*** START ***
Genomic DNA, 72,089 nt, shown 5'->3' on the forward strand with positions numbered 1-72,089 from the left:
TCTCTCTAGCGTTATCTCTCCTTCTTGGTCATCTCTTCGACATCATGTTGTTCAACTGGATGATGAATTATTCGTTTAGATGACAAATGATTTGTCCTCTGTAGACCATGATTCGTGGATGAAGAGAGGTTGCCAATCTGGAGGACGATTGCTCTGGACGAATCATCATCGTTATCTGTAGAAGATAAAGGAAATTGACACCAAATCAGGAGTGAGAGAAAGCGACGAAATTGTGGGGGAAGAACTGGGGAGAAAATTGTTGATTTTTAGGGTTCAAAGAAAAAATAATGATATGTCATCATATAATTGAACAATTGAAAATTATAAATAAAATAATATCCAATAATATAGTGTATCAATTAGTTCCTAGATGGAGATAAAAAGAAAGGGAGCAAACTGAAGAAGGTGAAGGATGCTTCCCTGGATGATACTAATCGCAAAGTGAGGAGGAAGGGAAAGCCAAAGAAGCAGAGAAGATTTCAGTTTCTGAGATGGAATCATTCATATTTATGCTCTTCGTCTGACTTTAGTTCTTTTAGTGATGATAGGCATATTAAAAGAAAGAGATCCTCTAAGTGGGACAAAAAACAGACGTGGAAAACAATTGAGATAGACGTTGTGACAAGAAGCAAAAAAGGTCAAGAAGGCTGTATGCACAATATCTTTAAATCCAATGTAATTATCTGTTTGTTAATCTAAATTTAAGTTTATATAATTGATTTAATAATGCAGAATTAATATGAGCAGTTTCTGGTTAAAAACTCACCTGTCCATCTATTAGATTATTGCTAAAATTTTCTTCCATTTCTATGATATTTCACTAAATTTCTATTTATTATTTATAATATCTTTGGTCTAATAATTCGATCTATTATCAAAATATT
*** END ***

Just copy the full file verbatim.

Genomic DNA, 72,089 nt, shown 5'->3' on the forward strand with positions numbered 1-72,089 from the left:
TCTCTCTAGCGTTATCTCTCCTTCTTGGTCATCTCTTCGACATCATGTTGTTCAACTGGATGATGAATTATTCGTTTAGATGACAAATGATTTGTCCTCTGTAGACCATGATTCGTGGATGAAGAGAGGTTGCCAATCTGGAGGACGATTGCTCTGGACGAATCATCATCGTTATCTGTAGAAGATAAAGGAAATTGACACCAAATCAGGAGTGAGAGAAAGCGACGAAATTGTGGGGGAAGAACTGGGGAGAAAATTGTTGATTTTTAGGGTTCAAAGAAAAAATAATGATATGTCATCATATAATTGAACAATTGAAAATTATAAATAAAATAATATCCAATAATATAGTGTATCAATTAGTTCCTAGATGGAGATAAAAAGAAAGGGAGCAAACTGAAGAAGGTGAAGGATGCTTCCCTGGATGATACTAATCGCAAAGTGAGGAGGAAGGGAAAGCCAAAGAAGCAGAGAAGATTTCAGTTTCTGAGATGGAATCATTCATATTTATGCTCTTCGTCTGACTTTAGTTCTTTTAGTGATGATAGGCATATTAAAAGAAAGAGATCCTCTAAGTGGGACAAAAAACAGACGTGGAAAACAATTGAGATAGACGTTGTGACAAGAAGCAAAAAAGGTCAAGAAGGCTGTATGCACAATATCTTTAAATCCAATGTAATTATCTGTTTGTTAATCTAAATTTAAGTTTATATAATTGATTTAATAATGCAGAATTAATATGAGCAGTTTCTGGTTAAAAACTCACCTGTCCATCTATTAGATTATTGCTAAAATTTTCTTCCATTTCTATGATATTTCACTAAATTTCTATTTATTATTTATAATATCTTTGGTCTAATAATTCGATCTATTATCAAAATATT